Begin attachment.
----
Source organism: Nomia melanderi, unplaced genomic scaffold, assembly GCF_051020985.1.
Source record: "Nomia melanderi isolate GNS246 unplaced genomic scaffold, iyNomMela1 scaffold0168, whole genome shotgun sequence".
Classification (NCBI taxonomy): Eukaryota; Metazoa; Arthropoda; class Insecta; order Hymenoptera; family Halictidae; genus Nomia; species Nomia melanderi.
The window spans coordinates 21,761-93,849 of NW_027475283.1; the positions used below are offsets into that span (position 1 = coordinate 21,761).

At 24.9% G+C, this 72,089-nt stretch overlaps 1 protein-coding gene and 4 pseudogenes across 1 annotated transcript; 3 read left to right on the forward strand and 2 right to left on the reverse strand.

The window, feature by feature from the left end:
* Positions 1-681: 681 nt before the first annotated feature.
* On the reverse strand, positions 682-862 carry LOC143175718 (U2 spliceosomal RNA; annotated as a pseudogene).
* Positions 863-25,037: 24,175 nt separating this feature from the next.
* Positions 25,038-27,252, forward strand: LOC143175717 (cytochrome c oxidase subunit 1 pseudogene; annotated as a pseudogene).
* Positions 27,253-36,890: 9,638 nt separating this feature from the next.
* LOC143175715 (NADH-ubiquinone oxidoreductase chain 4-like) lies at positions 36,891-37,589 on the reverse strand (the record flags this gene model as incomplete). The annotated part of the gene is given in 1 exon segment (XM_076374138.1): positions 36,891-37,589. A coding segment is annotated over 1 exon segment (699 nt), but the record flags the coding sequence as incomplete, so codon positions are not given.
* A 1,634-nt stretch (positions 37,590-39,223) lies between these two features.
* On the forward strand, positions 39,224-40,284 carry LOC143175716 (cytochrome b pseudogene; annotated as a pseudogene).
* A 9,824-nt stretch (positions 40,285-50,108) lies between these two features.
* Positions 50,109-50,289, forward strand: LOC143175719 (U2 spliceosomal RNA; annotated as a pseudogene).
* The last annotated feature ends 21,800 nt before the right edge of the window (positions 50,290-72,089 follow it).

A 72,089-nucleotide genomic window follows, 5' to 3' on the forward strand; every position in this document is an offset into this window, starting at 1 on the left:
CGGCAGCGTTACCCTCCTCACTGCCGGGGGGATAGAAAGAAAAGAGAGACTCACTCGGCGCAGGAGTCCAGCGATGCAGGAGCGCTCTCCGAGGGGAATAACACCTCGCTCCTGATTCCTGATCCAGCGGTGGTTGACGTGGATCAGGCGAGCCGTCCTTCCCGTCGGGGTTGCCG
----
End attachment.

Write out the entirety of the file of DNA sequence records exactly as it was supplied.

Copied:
Source organism: Nomia melanderi, unplaced genomic scaffold, assembly GCF_051020985.1.
Source record: "Nomia melanderi isolate GNS246 unplaced genomic scaffold, iyNomMela1 scaffold0168, whole genome shotgun sequence".
Classification (NCBI taxonomy): Eukaryota; Metazoa; Arthropoda; class Insecta; order Hymenoptera; family Halictidae; genus Nomia; species Nomia melanderi.
The window spans coordinates 21,761-93,849 of NW_027475283.1; the positions used below are offsets into that span (position 1 = coordinate 21,761).

At 24.9% G+C, this 72,089-nt stretch overlaps 1 protein-coding gene and 4 pseudogenes across 1 annotated transcript; 3 read left to right on the forward strand and 2 right to left on the reverse strand.

The window, feature by feature from the left end:
* Positions 1-681: 681 nt before the first annotated feature.
* On the reverse strand, positions 682-862 carry LOC143175718 (U2 spliceosomal RNA; annotated as a pseudogene).
* Positions 863-25,037: 24,175 nt separating this feature from the next.
* Positions 25,038-27,252, forward strand: LOC143175717 (cytochrome c oxidase subunit 1 pseudogene; annotated as a pseudogene).
* Positions 27,253-36,890: 9,638 nt separating this feature from the next.
* LOC143175715 (NADH-ubiquinone oxidoreductase chain 4-like) lies at positions 36,891-37,589 on the reverse strand (the record flags this gene model as incomplete). The annotated part of the gene is given in 1 exon segment (XM_076374138.1): positions 36,891-37,589. A coding segment is annotated over 1 exon segment (699 nt), but the record flags the coding sequence as incomplete, so codon positions are not given.
* A 1,634-nt stretch (positions 37,590-39,223) lies between these two features.
* On the forward strand, positions 39,224-40,284 carry LOC143175716 (cytochrome b pseudogene; annotated as a pseudogene).
* A 9,824-nt stretch (positions 40,285-50,108) lies between these two features.
* Positions 50,109-50,289, forward strand: LOC143175719 (U2 spliceosomal RNA; annotated as a pseudogene).
* The last annotated feature ends 21,800 nt before the right edge of the window (positions 50,290-72,089 follow it).

A 72,089-nucleotide genomic window follows, 5' to 3' on the forward strand; every position in this document is an offset into this window, starting at 1 on the left:
CGGCAGCGTTACCCTCCTCACTGCCGGGGGGATAGAAAGAAAAGAGAGACTCACTCGGCGCAGGAGTCCAGCGATGCAGGAGCGCTCTCCGAGGGGAATAACACCTCGCTCCTGATTCCTGATCCAGCGGTGGTTGACGTGGATCAGGCGAGCCGTCCTTCCCGTCGGGGTTGCCG